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Death be not proud

Lent 5, 10 April, 2011
Sean Winter, Professor of New Testament at the Centre for Theology and Ministry in Melbourne and teacher in the United Faculty of Theology

John 11.1-45

There is something strange and unsettling and back to front about the readings that are set for this Sunday of Lent. Given that the Lenten journey traces out a path marked by temptation, hostility, suffering, and death; given that Easter Sunday makes no sense without Good Friday, it is peculiar to say the least that the texts for today lead us so directly to the place of resurrection. We should probably be walking around in the dry bones for another couple of weeks before we hear Ezekiel's story. Perhaps we would do well to spend a little more time hearing what Paul has to say about slavery under sin and being dead, before we land, relieved, on the wonderful claims of Romans 8. Surely the gospel drama is at the stage when we are walking with Jesus to Jerusalem to face his passion — our faces, like his, set with determination to be obedient to God in the face of suffering.

Yet John's gospel loves playing with time, with the order of things, whether that be chronological, liturgical or theological time. Past, present and future seem to blend together in this gospel — each part of the life of Jesus is seen with the clarity that all the other parts provides. This is a gospel in which suffering looks very much like triumph; where the cross takes on many associations of a resurrection; where Jesus speaks as if the reality of God's victory over sin, and suffering, and death are already present in the world prior to the death and resurrection of God's beloved Son.

There is no greater irony in Christian ministry than those times when you walk in front of a coffin into a funeral service reading the words 'I am the resurrection and the life, those who believe in me even though they die will live, and everyone who lives and believes in me will never die'. And yet we know what Jesus means — because for us, this side of the first Easter, even in the season of Lent, the truth of the life of Jesus, the truth of our own baptism is felt, and seen, and understood. God brings life from death. This is who God is. This is what the story of Jesus tells us. This is the good news of the gospel. With John Donne we affirm 'Death be not proud, though some have called thee, Mighty and dreadfull, for, thou art not so.'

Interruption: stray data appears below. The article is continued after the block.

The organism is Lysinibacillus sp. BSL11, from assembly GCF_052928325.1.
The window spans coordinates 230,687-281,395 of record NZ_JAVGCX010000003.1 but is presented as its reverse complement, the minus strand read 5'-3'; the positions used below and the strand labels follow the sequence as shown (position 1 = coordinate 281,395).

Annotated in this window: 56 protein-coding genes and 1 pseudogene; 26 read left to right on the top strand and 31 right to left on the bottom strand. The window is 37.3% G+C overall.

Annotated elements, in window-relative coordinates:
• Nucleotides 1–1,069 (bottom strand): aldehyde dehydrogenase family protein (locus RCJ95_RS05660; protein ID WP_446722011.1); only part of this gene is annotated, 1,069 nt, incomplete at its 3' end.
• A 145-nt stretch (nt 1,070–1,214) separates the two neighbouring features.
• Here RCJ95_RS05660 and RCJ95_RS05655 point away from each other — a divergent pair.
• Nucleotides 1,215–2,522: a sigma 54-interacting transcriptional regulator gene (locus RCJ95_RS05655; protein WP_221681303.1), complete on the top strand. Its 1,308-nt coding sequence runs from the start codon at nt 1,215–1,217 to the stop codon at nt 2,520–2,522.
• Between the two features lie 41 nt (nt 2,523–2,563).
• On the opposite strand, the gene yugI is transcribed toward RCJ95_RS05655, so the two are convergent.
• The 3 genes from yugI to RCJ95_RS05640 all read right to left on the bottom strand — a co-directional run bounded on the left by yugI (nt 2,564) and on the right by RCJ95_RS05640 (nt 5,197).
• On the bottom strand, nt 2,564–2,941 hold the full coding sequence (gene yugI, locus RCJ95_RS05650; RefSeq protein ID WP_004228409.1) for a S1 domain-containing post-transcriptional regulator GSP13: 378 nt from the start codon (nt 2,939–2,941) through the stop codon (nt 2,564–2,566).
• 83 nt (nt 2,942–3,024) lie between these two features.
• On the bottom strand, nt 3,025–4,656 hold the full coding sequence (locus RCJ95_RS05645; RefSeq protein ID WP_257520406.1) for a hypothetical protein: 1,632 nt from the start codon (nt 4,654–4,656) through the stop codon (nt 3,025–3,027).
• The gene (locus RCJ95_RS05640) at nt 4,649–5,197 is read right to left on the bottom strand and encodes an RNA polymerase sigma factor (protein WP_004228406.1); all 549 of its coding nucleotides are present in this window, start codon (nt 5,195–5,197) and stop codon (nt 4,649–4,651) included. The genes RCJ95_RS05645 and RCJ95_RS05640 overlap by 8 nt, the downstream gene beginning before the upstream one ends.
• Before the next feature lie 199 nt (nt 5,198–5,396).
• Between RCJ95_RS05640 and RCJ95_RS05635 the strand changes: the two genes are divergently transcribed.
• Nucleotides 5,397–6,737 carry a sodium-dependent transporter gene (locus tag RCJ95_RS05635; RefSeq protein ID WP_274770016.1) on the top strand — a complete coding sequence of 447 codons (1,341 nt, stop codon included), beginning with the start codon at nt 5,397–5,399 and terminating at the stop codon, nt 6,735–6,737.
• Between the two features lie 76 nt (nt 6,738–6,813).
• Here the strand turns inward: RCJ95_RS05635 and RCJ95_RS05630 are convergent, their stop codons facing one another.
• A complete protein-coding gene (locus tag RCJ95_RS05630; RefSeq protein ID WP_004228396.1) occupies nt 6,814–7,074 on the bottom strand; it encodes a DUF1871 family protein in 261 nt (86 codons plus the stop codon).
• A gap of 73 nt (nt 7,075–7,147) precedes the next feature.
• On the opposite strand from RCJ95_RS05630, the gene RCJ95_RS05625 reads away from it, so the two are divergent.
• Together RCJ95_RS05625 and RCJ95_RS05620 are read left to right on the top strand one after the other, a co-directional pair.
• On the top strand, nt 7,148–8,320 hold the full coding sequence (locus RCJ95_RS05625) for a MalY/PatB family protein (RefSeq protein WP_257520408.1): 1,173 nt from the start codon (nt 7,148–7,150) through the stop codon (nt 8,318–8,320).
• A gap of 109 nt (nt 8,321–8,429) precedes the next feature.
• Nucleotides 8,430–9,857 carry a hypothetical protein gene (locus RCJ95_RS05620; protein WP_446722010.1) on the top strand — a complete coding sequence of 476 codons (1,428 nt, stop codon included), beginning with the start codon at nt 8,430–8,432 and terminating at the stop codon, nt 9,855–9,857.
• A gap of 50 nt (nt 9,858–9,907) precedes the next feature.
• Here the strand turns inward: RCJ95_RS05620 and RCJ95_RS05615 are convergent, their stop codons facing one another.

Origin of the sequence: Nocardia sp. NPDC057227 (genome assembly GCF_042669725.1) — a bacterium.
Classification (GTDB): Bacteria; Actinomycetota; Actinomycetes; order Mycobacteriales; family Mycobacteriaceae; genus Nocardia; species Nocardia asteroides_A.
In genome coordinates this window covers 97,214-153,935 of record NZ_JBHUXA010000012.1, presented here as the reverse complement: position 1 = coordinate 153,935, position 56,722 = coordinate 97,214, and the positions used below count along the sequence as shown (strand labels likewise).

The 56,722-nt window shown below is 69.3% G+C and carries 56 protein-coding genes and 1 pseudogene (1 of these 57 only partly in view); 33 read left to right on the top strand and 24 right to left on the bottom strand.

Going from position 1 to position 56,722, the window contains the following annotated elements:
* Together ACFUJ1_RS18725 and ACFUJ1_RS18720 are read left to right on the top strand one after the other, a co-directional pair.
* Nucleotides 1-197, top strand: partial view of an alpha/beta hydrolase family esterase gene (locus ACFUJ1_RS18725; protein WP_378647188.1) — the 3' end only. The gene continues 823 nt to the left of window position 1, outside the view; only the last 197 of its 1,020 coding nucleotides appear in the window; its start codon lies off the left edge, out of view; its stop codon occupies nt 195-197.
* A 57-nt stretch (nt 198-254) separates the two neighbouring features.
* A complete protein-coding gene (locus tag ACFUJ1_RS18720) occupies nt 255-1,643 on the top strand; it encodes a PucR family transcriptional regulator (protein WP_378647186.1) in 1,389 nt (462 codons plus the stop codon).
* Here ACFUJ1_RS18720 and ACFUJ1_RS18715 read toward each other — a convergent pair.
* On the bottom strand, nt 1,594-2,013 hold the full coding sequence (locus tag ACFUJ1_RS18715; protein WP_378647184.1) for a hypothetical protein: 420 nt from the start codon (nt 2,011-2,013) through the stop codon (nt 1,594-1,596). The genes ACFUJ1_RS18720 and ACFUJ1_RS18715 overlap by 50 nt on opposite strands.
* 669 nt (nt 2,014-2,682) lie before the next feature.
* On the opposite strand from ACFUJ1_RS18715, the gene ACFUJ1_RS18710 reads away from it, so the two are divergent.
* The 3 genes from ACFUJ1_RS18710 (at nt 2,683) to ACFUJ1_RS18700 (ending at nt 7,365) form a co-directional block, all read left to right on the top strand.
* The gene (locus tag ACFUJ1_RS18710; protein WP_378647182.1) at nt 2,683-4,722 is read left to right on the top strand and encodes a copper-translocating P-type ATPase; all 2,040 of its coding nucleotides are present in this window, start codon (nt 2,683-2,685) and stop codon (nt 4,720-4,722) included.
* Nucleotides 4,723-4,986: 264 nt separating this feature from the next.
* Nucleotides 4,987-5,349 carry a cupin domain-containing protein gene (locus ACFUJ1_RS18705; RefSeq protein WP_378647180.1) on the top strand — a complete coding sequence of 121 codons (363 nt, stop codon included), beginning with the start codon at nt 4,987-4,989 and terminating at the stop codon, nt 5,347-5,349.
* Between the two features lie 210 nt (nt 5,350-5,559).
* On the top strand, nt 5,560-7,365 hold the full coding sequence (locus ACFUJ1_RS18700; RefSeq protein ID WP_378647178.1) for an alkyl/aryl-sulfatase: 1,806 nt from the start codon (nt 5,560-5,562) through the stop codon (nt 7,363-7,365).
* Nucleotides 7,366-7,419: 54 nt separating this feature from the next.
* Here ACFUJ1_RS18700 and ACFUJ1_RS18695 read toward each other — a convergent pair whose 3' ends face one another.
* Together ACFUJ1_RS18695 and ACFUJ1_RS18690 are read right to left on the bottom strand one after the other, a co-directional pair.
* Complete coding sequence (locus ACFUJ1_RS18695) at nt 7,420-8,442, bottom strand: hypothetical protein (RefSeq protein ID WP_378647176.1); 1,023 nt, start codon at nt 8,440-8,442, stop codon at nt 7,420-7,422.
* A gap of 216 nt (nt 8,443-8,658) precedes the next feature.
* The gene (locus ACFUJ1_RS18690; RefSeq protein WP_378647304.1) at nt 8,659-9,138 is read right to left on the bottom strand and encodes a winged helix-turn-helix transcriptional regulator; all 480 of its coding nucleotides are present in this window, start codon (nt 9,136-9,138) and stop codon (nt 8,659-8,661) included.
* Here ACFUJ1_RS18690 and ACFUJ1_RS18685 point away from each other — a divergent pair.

And yet, in our attitudes towards death and dying, we often find ourselves taken hold of by other thoughts, other emotions, other kinds of response. Many people have puzzled over why it is that Jesus delays his journey to be with Lazarus, his dying friend. It doesn't seem especially pastorally sensitive, either to Lazarus, or to Mary and Martha. There is symbolism here, of course. Jesus speaks of light, and darkness. But a part of the intention, and a large part of the drama that follows, is due to the fact that Jesus wants everyone to see and realize and grasp the utter finality of death. 'Jesus told them plainly: Lazarus is dead'.

It is this aspect of the story that, I suggest, presses hard on a sore point of our lives and our culture, a culture marked in many ways by death avoidance. In his recent book on Christian funerals, Tom Long marks out in detail the ways in which Western later modern societies have developed numerous strategies that enable people to deal with death at a distance. Death often happens in the controlled environment of the hospital, rather than the everyday environment of home. We pay others to care for, touch, dress, prepare, carry, and bury our dead. There is a scene in the film 'Four Weddings and a Funeral', the funeral, where the lover of the deceased stands up and instead of reading the usual poems about how the dead person will always still be there, reads instead Auden's poem 'Stop all the Clocks' which ends with the devastating lines 'I thought that love would last forever. I was wrong'. The sense of shock is palpable, as those who gather realize with new clarity just what death is, what death does, how death comes. And for anyone who has lost someone close to them, you will know what desolation comes with death.